An American Senator has proposed a new bill aimed at protecting customers, specifically children, from manipulative monetization methods in video games, such as loot boxes or ‘pay-to-win’ microtransactions.

Josh Hawley, a Republican Senator from Missouri, proposed “The Protecting Children from Abusive Games Act” on Wednesday, stating that game companies “need to be upfront about what their games are actually doing, and they need to stop practices that intentionally exploit children.”

The bill specifically aims to “prohibit several forms of manipulative design” and establish the Federal Trade Commission (FTC) as the enforcers of these new protections:

Loot Boxes

  • Microtransactions offering randomized or partially randomized rewards to players


  • Manipulation of a game’s progression system – typically by building artificial difficulty or other barriers into game progression – to induce players to spend money on microtransactions to advance through content supposedly available to them at no additional cost
  • Pay-to-win – Manipulation of the competitive balance between players of multiplayer games by allowing players who purchase microtransactions competitive advantages over other players


  • These rules would be enforced by the Federal Trade Commission, which would treat the distribution of such games by publishers and online distributors as an unfair trade practice.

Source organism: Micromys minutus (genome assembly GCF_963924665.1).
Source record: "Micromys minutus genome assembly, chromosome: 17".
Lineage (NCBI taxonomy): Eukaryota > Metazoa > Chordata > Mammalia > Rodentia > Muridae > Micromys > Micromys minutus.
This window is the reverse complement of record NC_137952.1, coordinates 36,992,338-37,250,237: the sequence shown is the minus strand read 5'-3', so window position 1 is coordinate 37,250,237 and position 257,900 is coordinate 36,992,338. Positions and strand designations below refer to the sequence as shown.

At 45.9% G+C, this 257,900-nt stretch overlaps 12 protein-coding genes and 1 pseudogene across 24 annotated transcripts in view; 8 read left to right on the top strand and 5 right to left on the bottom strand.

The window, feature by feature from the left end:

• State attorneys general would also be empowered to file suit to defend the residents of their states.

In response to this proposed bill, the Electronic Software Association, which is in charge of the video game rating system known as the Entertainment Software Ratings Board (ESRB), provided a statement to video game news website Kotaku:

“Numerous countries, including Ireland, Germany, Sweden, Denmark, Australia, New Zealand, and the United Kingdom, determined that loot boxes do not constitute gambling. We look forward to sharing with the senator the tools and information the industry already provides that keeps the control of in-game spending in parents’ hands. Parents already have the ability to limit or prohibit in-game purchases with easy to use parental controls.”

The US government first noted it would begin investigating the potentially addictive mechanics of loot box and pay-to-win systems last year, a year after the controversy surrounding these mechanics hit a fever pitch thanks to questionable implementation in Star Wars: Battlefront II. Earlier in 2018, The Belgian Gaming Commission ruled that loot boxes constitute gambling, prompting companies such as Blizzard, Valve, and EA to either prevent the sale of loot boxes in the country or shut down entire games which heavily relied on microtransactions.

What do you make of this new proposal? Do you think loot boxes and pat-to-win microtransactions should be regulated?

  • About The Author

    Spencer Baculi

    Spencer is the Editor for Bounding Into Comics. A life-long anime fan, comic book reader, and video game player, Spencer believes in supporting every claim with evidence and that Ben Reilly is the best version of Spider-Man. He can be found on Twitter @kabutoridermav.

    Related Posts